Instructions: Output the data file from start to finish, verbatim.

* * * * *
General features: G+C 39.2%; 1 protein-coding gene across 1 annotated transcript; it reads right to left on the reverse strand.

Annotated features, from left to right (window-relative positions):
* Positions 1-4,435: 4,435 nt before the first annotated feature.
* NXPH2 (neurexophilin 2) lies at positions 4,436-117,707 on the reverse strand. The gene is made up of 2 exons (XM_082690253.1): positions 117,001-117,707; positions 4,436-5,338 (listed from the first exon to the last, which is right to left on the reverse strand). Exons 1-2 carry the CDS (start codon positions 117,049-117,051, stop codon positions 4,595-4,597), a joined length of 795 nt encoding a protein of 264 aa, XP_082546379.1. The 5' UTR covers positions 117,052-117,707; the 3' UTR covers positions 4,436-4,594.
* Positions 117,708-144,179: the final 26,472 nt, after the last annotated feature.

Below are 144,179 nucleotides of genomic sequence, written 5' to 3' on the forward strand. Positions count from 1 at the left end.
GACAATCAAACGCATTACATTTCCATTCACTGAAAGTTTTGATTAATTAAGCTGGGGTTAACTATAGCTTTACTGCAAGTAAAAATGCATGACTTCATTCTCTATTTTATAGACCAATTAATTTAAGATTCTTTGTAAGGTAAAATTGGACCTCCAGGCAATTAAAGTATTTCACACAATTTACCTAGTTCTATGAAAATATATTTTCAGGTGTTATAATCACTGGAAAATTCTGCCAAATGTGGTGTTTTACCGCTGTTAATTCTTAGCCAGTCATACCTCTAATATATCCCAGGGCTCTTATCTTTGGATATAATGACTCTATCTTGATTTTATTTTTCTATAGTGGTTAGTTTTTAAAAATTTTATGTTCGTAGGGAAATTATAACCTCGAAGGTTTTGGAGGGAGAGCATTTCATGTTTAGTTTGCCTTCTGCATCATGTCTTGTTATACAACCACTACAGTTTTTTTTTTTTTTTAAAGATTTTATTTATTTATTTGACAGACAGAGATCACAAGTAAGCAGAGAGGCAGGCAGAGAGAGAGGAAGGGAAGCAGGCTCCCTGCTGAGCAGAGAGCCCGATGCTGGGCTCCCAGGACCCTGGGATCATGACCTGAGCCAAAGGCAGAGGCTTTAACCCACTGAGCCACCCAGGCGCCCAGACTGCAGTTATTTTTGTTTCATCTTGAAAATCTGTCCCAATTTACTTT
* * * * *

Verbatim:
General features: G+C 39.2%; 1 protein-coding gene across 1 annotated transcript; it reads right to left on the reverse strand.

Annotated features, from left to right (window-relative positions):
* Positions 1-4,435: 4,435 nt before the first annotated feature.
* NXPH2 (neurexophilin 2) lies at positions 4,436-117,707 on the reverse strand. The gene is made up of 2 exons (XM_082690253.1): positions 117,001-117,707; positions 4,436-5,338 (listed from the first exon to the last, which is right to left on the reverse strand). Exons 1-2 carry the CDS (start codon positions 117,049-117,051, stop codon positions 4,595-4,597), a joined length of 795 nt encoding a protein of 264 aa, XP_082546379.1. The 5' UTR covers positions 117,052-117,707; the 3' UTR covers positions 4,436-4,594.
* Positions 117,708-144,179: the final 26,472 nt, after the last annotated feature.

Below are 144,179 nucleotides of genomic sequence, written 5' to 3' on the forward strand. Positions count from 1 at the left end.
GACAATCAAACGCATTACATTTCCATTCACTGAAAGTTTTGATTAATTAAGCTGGGGTTAACTATAGCTTTACTGCAAGTAAAAATGCATGACTTCATTCTCTATTTTATAGACCAATTAATTTAAGATTCTTTGTAAGGTAAAATTGGACCTCCAGGCAATTAAAGTATTTCACACAATTTACCTAGTTCTATGAAAATATATTTTCAGGTGTTATAATCACTGGAAAATTCTGCCAAATGTGGTGTTTTACCGCTGTTAATTCTTAGCCAGTCATACCTCTAATATATCCCAGGGCTCTTATCTTTGGATATAATGACTCTATCTTGATTTTATTTTTCTATAGTGGTTAGTTTTTAAAAATTTTATGTTCGTAGGGAAATTATAACCTCGAAGGTTTTGGAGGGAGAGCATTTCATGTTTAGTTTGCCTTCTGCATCATGTCTTGTTATACAACCACTACAGTTTTTTTTTTTTTTTAAAGATTTTATTTATTTATTTGACAGACAGAGATCACAAGTAAGCAGAGAGGCAGGCAGAGAGAGAGGAAGGGAAGCAGGCTCCCTGCTGAGCAGAGAGCCCGATGCTGGGCTCCCAGGACCCTGGGATCATGACCTGAGCCAAAGGCAGAGGCTTTAACCCACTGAGCCACCCAGGCGCCCAGACTGCAGTTATTTTTGTTTCATCTTGAAAATCTGTCCCAATTTACTTT